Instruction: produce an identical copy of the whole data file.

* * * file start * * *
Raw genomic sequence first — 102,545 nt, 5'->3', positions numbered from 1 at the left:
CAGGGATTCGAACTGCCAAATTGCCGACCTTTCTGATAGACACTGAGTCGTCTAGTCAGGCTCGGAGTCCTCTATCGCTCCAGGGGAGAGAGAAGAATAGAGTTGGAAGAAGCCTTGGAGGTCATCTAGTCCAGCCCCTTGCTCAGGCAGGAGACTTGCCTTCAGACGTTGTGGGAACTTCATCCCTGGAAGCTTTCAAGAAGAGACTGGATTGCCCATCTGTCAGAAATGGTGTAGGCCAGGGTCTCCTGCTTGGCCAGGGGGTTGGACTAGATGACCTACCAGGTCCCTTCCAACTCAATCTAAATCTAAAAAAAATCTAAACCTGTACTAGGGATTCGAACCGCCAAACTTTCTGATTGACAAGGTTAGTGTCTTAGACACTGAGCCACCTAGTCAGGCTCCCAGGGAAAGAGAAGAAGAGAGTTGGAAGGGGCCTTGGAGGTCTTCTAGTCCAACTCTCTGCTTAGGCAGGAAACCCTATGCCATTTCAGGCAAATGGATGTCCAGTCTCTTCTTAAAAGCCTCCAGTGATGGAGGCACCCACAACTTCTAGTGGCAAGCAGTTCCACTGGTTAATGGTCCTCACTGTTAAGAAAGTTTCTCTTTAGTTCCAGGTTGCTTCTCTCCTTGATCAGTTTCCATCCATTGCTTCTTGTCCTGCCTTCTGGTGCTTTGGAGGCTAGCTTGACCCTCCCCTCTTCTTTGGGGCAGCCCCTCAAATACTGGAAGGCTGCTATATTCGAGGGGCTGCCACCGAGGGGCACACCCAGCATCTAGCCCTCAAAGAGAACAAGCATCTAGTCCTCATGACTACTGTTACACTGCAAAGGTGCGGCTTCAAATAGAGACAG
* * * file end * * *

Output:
Raw genomic sequence first — 102,545 nt, 5'->3', positions numbered from 1 at the left:
CAGGGATTCGAACTGCCAAATTGCCGACCTTTCTGATAGACACTGAGTCGTCTAGTCAGGCTCGGAGTCCTCTATCGCTCCAGGGGAGAGAGAAGAATAGAGTTGGAAGAAGCCTTGGAGGTCATCTAGTCCAGCCCCTTGCTCAGGCAGGAGACTTGCCTTCAGACGTTGTGGGAACTTCATCCCTGGAAGCTTTCAAGAAGAGACTGGATTGCCCATCTGTCAGAAATGGTGTAGGCCAGGGTCTCCTGCTTGGCCAGGGGGTTGGACTAGATGACCTACCAGGTCCCTTCCAACTCAATCTAAATCTAAAAAAAATCTAAACCTGTACTAGGGATTCGAACCGCCAAACTTTCTGATTGACAAGGTTAGTGTCTTAGACACTGAGCCACCTAGTCAGGCTCCCAGGGAAAGAGAAGAAGAGAGTTGGAAGGGGCCTTGGAGGTCTTCTAGTCCAACTCTCTGCTTAGGCAGGAAACCCTATGCCATTTCAGGCAAATGGATGTCCAGTCTCTTCTTAAAAGCCTCCAGTGATGGAGGCACCCACAACTTCTAGTGGCAAGCAGTTCCACTGGTTAATGGTCCTCACTGTTAAGAAAGTTTCTCTTTAGTTCCAGGTTGCTTCTCTCCTTGATCAGTTTCCATCCATTGCTTCTTGTCCTGCCTTCTGGTGCTTTGGAGGCTAGCTTGACCCTCCCCTCTTCTTTGGGGCAGCCCCTCAAATACTGGAAGGCTGCTATATTCGAGGGGCTGCCACCGAGGGGCACACCCAGCATCTAGCCCTCAAAGAGAACAAGCATCTAGTCCTCATGACTACTGTTACACTGCAAAGGTGCGGCTTCAAATAGAGACAG